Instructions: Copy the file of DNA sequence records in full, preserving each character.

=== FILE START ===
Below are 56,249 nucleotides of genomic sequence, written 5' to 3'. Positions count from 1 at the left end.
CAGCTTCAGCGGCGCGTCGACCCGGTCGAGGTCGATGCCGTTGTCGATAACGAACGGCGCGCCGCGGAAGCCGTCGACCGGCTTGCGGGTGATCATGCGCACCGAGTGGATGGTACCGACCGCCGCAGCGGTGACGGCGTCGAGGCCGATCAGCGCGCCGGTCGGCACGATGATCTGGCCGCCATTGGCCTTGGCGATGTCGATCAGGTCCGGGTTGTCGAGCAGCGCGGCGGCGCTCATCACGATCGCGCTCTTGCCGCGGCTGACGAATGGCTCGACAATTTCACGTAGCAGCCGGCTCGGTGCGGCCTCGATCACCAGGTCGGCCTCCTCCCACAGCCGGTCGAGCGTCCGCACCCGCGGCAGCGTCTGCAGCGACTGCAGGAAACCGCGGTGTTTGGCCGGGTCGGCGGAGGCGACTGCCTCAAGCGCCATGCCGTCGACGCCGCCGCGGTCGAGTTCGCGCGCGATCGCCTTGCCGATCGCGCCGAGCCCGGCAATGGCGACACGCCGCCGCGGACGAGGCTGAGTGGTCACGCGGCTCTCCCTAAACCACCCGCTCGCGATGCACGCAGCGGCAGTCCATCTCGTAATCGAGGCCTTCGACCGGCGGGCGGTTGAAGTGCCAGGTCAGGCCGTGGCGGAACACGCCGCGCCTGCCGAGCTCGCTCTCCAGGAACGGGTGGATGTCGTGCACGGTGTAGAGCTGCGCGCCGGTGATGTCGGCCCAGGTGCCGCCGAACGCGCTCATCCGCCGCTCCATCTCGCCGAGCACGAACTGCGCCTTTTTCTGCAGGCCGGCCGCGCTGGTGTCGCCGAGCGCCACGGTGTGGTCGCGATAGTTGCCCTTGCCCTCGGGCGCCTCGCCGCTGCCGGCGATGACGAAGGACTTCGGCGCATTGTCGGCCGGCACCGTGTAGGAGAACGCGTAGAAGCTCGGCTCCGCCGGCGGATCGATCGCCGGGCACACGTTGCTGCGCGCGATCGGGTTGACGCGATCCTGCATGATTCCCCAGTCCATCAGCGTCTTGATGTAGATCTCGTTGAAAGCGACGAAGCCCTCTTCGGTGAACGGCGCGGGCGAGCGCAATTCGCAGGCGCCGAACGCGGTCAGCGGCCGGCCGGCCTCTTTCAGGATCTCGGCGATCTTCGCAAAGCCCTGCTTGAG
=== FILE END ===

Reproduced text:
Below are 56,249 nucleotides of genomic sequence, written 5' to 3'. Positions count from 1 at the left end.
CAGCTTCAGCGGCGCGTCGACCCGGTCGAGGTCGATGCCGTTGTCGATAACGAACGGCGCGCCGCGGAAGCCGTCGACCGGCTTGCGGGTGATCATGCGCACCGAGTGGATGGTACCGACCGCCGCAGCGGTGACGGCGTCGAGGCCGATCAGCGCGCCGGTCGGCACGATGATCTGGCCGCCATTGGCCTTGGCGATGTCGATCAGGTCCGGGTTGTCGAGCAGCGCGGCGGCGCTCATCACGATCGCGCTCTTGCCGCGGCTGACGAATGGCTCGACAATTTCACGTAGCAGCCGGCTCGGTGCGGCCTCGATCACCAGGTCGGCCTCCTCCCACAGCCGGTCGAGCGTCCGCACCCGCGGCAGCGTCTGCAGCGACTGCAGGAAACCGCGGTGTTTGGCCGGGTCGGCGGAGGCGACTGCCTCAAGCGCCATGCCGTCGACGCCGCCGCGGTCGAGTTCGCGCGCGATCGCCTTGCCGATCGCGCCGAGCCCGGCAATGGCGACACGCCGCCGCGGACGAGGCTGAGTGGTCACGCGGCTCTCCCTAAACCACCCGCTCGCGATGCACGCAGCGGCAGTCCATCTCGTAATCGAGGCCTTCGACCGGCGGGCGGTTGAAGTGCCAGGTCAGGCCGTGGCGGAACACGCCGCGCCTGCCGAGCTCGCTCTCCAGGAACGGGTGGATGTCGTGCACGGTGTAGAGCTGCGCGCCGGTGATGTCGGCCCAGGTGCCGCCGAACGCGCTCATCCGCCGCTCCATCTCGCCGAGCACGAACTGCGCCTTTTTCTGCAGGCCGGCCGCGCTGGTGTCGCCGAGCGCCACGGTGTGGTCGCGATAGTTGCCCTTGCCCTCGGGCGCCTCGCCGCTGCCGGCGATGACGAAGGACTTCGGCGCATTGTCGGCCGGCACCGTGTAGGAGAACGCGTAGAAGCTCGGCTCCGCCGGCGGATCGATCGCCGGGCACACGTTGCTGCGCGCGATCGGGTTGACGCGATCCTGCATGATTCCCCAGTCCATCAGCGTCTTGATGTAGATCTCGTTGAAAGCGACGAAGCCCTCTTCGGTGAACGGCGCGGGCGAGCGCAATTCGCAGGCGCCGAACGCGGTCAGCGGCCGGCCGGCCTCTTTCAGGATCTCGGCGATCTTCGCAAAGCCCTGCTTGAG